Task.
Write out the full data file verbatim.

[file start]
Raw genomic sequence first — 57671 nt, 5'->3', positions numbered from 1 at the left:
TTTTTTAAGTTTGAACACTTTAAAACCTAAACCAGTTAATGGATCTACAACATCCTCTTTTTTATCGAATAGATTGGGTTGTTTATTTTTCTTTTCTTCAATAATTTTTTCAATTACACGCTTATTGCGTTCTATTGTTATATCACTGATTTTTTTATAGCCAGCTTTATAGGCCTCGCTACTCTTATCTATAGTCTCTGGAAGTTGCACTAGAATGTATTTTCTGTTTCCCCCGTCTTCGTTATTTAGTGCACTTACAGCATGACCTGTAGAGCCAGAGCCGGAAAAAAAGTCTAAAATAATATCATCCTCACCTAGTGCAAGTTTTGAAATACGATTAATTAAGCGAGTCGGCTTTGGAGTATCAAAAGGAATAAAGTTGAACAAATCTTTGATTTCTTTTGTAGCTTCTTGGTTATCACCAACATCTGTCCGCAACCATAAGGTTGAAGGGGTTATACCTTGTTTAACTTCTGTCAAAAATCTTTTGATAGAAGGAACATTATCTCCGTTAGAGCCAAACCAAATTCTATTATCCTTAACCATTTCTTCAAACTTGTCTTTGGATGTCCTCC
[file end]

Raw genomic sequence first — 57671 nt, 5'->3', positions numbered from 1 at the left:
TTTTTTAAGTTTGAACACTTTAAAACCTAAACCAGTTAATGGATCTACAACATCCTCTTTTTTATCGAATAGATTGGGTTGTTTATTTTTCTTTTCTTCAATAATTTTTTCAATTACACGCTTATTGCGTTCTATTGTTATATCACTGATTTTTTTATAGCCAGCTTTATAGGCCTCGCTACTCTTATCTATAGTCTCTGGAAGTTGCACTAGAATGTATTTTCTGTTTCCCCCGTCTTCGTTATTTAGTGCACTTACAGCATGACCTGTAGAGCCAGAGCCGGAAAAAAAGTCTAAAATAATATCATCCTCACCTAGTGCAAGTTTTGAAATACGATTAATTAAGCGAGTCGGCTTTGGAGTATCAAAAGGAATAAAGTTGAACAAATCTTTGATTTCTTTTGTAGCTTCTTGGTTATCACCAACATCTGTCCGCAACCATAAGGTTGAAGGGGTTATACCTTGTTTAACTTCTGTCAAAAATCTTTTGATAGAAGGAACATTATCTCCGTTAGAGCCAAACCAAATTCTATTATCCTTAACCATTTCTTCAAACTTGTCTTTGGATGTCCTCC